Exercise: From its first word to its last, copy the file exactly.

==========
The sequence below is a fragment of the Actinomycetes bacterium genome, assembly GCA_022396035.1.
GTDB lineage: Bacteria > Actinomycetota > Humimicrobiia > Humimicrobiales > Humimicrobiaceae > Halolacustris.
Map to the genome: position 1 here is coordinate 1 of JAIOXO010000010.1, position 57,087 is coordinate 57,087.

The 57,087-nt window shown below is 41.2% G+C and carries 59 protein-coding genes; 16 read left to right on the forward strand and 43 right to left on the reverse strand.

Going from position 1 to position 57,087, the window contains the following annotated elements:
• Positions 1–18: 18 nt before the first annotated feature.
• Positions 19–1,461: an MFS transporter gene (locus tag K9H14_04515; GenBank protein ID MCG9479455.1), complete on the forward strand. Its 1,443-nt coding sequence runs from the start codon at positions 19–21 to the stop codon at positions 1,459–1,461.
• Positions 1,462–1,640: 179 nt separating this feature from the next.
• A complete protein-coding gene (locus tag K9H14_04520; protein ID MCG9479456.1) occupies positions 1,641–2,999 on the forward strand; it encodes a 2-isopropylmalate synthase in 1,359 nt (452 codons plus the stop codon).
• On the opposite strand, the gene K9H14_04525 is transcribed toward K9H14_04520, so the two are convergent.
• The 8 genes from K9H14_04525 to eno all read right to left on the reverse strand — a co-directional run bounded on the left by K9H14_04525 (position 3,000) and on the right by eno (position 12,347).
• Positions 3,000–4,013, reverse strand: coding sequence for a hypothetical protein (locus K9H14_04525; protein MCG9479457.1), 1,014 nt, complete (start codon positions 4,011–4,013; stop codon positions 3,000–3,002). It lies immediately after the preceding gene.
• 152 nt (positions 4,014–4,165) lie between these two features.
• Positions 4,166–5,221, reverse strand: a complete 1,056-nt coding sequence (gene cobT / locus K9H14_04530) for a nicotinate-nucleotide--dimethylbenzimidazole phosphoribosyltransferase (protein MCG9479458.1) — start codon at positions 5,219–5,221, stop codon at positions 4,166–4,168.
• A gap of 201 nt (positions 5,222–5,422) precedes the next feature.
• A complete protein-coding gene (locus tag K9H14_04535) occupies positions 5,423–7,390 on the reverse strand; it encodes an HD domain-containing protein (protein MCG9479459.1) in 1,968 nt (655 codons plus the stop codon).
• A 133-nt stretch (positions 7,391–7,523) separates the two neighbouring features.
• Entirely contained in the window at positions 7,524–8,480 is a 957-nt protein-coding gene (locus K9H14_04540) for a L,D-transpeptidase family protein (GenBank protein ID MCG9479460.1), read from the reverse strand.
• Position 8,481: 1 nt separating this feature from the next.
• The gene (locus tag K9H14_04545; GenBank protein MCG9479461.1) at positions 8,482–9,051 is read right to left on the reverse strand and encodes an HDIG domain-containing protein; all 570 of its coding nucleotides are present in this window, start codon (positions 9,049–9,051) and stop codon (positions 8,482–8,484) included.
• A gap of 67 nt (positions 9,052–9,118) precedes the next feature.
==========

The sequence below is a fragment of the Actinomycetes bacterium genome, assembly GCA_022396035.1.
GTDB lineage: Bacteria > Actinomycetota > Humimicrobiia > Humimicrobiales > Humimicrobiaceae > Halolacustris.
Map to the genome: position 1 here is coordinate 1 of JAIOXO010000010.1, position 57,087 is coordinate 57,087.

The 57,087-nt window shown below is 41.2% G+C and carries 59 protein-coding genes; 16 read left to right on the forward strand and 43 right to left on the reverse strand.

Going from position 1 to position 57,087, the window contains the following annotated elements:
• Positions 1–18: 18 nt before the first annotated feature.
• Positions 19–1,461: an MFS transporter gene (locus tag K9H14_04515; GenBank protein ID MCG9479455.1), complete on the forward strand. Its 1,443-nt coding sequence runs from the start codon at positions 19–21 to the stop codon at positions 1,459–1,461.
• Positions 1,462–1,640: 179 nt separating this feature from the next.
• A complete protein-coding gene (locus tag K9H14_04520; protein ID MCG9479456.1) occupies positions 1,641–2,999 on the forward strand; it encodes a 2-isopropylmalate synthase in 1,359 nt (452 codons plus the stop codon).
• On the opposite strand, the gene K9H14_04525 is transcribed toward K9H14_04520, so the two are convergent.
• The 8 genes from K9H14_04525 to eno all read right to left on the reverse strand — a co-directional run bounded on the left by K9H14_04525 (position 3,000) and on the right by eno (position 12,347).
• Positions 3,000–4,013, reverse strand: coding sequence for a hypothetical protein (locus K9H14_04525; protein MCG9479457.1), 1,014 nt, complete (start codon positions 4,011–4,013; stop codon positions 3,000–3,002). It lies immediately after the preceding gene.
• 152 nt (positions 4,014–4,165) lie between these two features.
• Positions 4,166–5,221, reverse strand: a complete 1,056-nt coding sequence (gene cobT / locus K9H14_04530) for a nicotinate-nucleotide--dimethylbenzimidazole phosphoribosyltransferase (protein MCG9479458.1) — start codon at positions 5,219–5,221, stop codon at positions 4,166–4,168.
• A gap of 201 nt (positions 5,222–5,422) precedes the next feature.
• A complete protein-coding gene (locus tag K9H14_04535) occupies positions 5,423–7,390 on the reverse strand; it encodes an HD domain-containing protein (protein MCG9479459.1) in 1,968 nt (655 codons plus the stop codon).
• A 133-nt stretch (positions 7,391–7,523) separates the two neighbouring features.
• Entirely contained in the window at positions 7,524–8,480 is a 957-nt protein-coding gene (locus K9H14_04540) for a L,D-transpeptidase family protein (GenBank protein ID MCG9479460.1), read from the reverse strand.
• Position 8,481: 1 nt separating this feature from the next.
• The gene (locus tag K9H14_04545; GenBank protein MCG9479461.1) at positions 8,482–9,051 is read right to left on the reverse strand and encodes an HDIG domain-containing protein; all 570 of its coding nucleotides are present in this window, start codon (positions 9,049–9,051) and stop codon (positions 8,482–8,484) included.
• A gap of 67 nt (positions 9,052–9,118) precedes the next feature.